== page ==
Sundance Film Festival 2010 kicked off today with a press conference with Robert Redford and John Cooper, the festival's new director. It was laid back, friendly, open and gave an interesting insight into the meanings of this year's edition, labeled with such slogans as Cinematic Rebellion, Renewed Rebellion, The Recharged Fight Against the Establishment, The Rebirth of the Battle for Brave New Ideas, Sundance Reminded.
As the festival's beginnings went back to the time before independent films had been co-opted by the major studios and the filmmakers integrated into the mainstream, so now the business of the majors is again recognized as a totally different business from that of independent flmmaking and the distribution of their films. Again we see the separation clearly.
Robert Redford opened with the T.S. Eliot quote, "What we call the beginning is often the end. And to make an end is to make a beginning. The end is where we start from." as the theme of this festival.
Though neither Redford nor Coop stated exactly what the exact roots of the festival were aside from independence and a way for "small film makers" to show their films publically, Redford did say one of his greatest pleasures was the realization that not only did the festival create new opportunities for the filmmakers, it also created new opportunities for audiences to see work previously unavailable to them and that the audience itself had grown enormously and internationally in response to the independent works being shown, and that many of today's innovations were to extend the audience even further though its initiatives of VOD and You Tube.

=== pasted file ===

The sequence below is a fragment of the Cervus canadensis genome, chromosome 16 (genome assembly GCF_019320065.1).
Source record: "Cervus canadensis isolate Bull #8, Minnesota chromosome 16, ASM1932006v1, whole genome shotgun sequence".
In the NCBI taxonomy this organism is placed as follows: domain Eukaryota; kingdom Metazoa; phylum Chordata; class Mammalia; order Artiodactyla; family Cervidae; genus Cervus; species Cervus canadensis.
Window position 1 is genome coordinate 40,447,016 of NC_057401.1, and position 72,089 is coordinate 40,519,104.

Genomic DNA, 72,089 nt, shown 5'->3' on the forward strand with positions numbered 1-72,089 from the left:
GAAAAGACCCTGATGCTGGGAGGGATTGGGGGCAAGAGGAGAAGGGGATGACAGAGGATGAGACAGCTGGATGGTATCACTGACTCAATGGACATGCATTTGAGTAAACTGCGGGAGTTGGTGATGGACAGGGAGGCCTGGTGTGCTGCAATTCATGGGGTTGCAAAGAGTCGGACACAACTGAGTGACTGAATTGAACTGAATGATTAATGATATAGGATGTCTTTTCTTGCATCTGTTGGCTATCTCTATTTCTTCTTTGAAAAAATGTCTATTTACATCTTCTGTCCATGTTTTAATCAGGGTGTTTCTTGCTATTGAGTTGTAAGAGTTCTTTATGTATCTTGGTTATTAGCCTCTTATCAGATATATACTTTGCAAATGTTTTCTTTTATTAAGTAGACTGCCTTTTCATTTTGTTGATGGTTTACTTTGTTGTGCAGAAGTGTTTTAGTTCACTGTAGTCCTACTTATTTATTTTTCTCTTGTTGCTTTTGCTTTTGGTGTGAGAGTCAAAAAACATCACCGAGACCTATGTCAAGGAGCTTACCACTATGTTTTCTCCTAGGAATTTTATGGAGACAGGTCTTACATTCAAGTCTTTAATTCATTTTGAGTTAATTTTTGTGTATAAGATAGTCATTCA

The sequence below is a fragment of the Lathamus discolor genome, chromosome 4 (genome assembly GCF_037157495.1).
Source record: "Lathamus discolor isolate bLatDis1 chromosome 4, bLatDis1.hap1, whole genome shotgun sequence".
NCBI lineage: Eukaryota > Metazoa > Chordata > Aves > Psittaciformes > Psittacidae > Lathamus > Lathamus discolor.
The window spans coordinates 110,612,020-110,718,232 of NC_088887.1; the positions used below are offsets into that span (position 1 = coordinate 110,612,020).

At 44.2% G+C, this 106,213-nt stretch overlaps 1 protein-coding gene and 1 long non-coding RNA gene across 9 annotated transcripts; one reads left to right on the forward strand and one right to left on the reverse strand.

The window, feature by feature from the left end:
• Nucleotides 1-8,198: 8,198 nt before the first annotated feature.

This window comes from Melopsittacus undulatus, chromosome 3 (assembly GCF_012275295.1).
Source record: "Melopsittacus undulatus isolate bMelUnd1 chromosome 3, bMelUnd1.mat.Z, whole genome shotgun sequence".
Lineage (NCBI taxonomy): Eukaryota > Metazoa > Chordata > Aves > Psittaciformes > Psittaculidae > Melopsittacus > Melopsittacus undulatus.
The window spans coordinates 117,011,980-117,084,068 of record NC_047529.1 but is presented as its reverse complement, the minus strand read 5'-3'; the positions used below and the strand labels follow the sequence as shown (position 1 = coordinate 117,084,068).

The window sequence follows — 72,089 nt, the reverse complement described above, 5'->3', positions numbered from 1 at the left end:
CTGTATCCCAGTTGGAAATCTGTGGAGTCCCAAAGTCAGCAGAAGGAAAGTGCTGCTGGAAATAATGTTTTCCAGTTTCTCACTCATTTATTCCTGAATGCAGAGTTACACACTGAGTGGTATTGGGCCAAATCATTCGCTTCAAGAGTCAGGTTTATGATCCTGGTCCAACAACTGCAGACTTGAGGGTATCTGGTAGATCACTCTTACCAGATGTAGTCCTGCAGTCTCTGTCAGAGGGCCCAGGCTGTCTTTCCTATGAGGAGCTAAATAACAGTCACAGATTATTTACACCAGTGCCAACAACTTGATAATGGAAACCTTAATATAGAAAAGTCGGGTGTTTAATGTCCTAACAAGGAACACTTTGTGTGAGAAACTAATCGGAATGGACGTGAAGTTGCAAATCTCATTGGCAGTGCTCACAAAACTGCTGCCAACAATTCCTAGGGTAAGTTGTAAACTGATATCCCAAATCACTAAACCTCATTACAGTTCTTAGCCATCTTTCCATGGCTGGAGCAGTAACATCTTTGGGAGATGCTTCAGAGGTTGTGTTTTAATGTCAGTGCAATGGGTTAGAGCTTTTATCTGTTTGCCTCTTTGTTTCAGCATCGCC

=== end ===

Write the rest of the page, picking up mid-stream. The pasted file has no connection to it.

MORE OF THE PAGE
My own interpretation of Return to Roots and Rebellion Against the Establishment, having attended every festival since its second edition, was also elaborated on by Redford as he spoke of globalization and the elimination of borders internationally. In the early days of the festival, all of us 5 acquisitions executives would come and see regional independent films. Rarely did we actually buy films, so it was remarkable when Skouras acquired Glen Petrie's New Orleans film Belizaire the Cajun.
As Redford spoke of the growing importance of international documentaries telling true stories by filmmakers who put their lives into jeopardy to tell the stories, and as he expanded on his view that in the future, these docs would be more and more sought after by audiences searching for truth as media continues to gloss over the true emotional stories of world events, I realized that the Return to the Roots and the Rebellion themes of the festival, the end where we are starting, is in the regional story telling aspect of the festival. Only now it's been expanded beyond the borders of the original U.S. Film Festival where it all began.
I may be wrong, but I don't think there is a single story of a dysfunctional family taking a road trip this year and I am thankful that what was becoming a recurring (and boring) Sundance theme has been replaced by the basic regional stories of people struggling and prevailing over the vicissitudes of their lives.